Tuesday, 30 June 2015

eyalets and encomia

Though now I know that the frigate on the obverse of the old drachma coin represents the vessel of the head of the Greek admiralty and freedom-fighter Constantine Kanaris, thinking on the possibly eminent return of the currency, the nature of nomos, numisma and the Union, the paradoxical Ship of Theseus—where one speculates if a boat is still the same boat if one has replaced a single nail, plank, sail, jib and mast, the entire deck and eventually though still called Theseus’ comprises none of the original composition.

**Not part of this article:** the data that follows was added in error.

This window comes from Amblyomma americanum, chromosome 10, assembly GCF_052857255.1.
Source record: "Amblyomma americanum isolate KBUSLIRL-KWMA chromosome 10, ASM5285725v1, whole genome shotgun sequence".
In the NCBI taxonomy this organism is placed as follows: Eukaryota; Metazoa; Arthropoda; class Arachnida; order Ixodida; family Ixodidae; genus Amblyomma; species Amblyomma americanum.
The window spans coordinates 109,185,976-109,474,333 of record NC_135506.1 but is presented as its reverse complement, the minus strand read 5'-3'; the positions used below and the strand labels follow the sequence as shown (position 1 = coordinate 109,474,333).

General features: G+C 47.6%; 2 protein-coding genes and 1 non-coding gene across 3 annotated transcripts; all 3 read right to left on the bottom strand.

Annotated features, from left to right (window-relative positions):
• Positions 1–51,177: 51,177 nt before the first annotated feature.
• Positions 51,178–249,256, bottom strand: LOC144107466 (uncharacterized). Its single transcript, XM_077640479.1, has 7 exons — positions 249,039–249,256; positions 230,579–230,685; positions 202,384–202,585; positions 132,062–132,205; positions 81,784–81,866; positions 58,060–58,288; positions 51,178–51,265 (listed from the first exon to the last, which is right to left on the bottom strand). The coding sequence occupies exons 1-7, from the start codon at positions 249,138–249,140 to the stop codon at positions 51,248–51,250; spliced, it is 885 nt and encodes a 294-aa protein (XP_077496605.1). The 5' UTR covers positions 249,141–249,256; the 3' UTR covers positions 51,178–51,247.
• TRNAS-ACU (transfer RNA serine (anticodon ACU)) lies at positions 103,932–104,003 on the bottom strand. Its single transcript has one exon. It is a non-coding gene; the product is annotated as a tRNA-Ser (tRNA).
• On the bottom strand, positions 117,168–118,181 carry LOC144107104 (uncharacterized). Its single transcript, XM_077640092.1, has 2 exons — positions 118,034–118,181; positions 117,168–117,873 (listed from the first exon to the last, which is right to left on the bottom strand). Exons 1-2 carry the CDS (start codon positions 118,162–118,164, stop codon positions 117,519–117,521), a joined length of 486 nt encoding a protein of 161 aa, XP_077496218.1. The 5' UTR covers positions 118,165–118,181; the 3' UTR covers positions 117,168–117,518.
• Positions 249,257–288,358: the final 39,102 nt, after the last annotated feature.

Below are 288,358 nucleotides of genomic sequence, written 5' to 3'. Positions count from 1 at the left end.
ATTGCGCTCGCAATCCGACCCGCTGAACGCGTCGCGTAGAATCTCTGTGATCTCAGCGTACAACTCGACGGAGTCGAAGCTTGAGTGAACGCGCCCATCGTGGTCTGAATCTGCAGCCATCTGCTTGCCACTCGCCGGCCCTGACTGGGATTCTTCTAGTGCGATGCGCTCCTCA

Kanaris was celebrated by the Greek independence movement of the 1820s and 1830s for having destroyed a large part of the Ottoman Armada and eventually securing freedom from the empire. It’s enough fractious history for the West to understand the Holy and Roman Empire of the Germans and the associated Kleinstaaterei, but the parallel career of the land of the sultans, which was longer-lived, far vaster and far more heterogeneous is an equally if not more fascinating story. There was the same sort of mediatisation and devolution among kingdoms, principalities, duchies, condominia, and ecclesiastics but under other territorial titles—eyalets, sanjaks and beylerbeys. The Ottoman Empire, which grew from the ruins of the Eastern Roman Empire (Byzantium), saw its decline and ultimate dissolution in the aftermath of World War I. There’s of course not a direct correspondence between contemporary imperium and Greek rebellion—just as the patchwork of Europe is not the apposite pole to the Ottoman Empire and trying to force the comparison is a disservice but maybe there is something to be gleaned from the dissection and reconstitution in the end.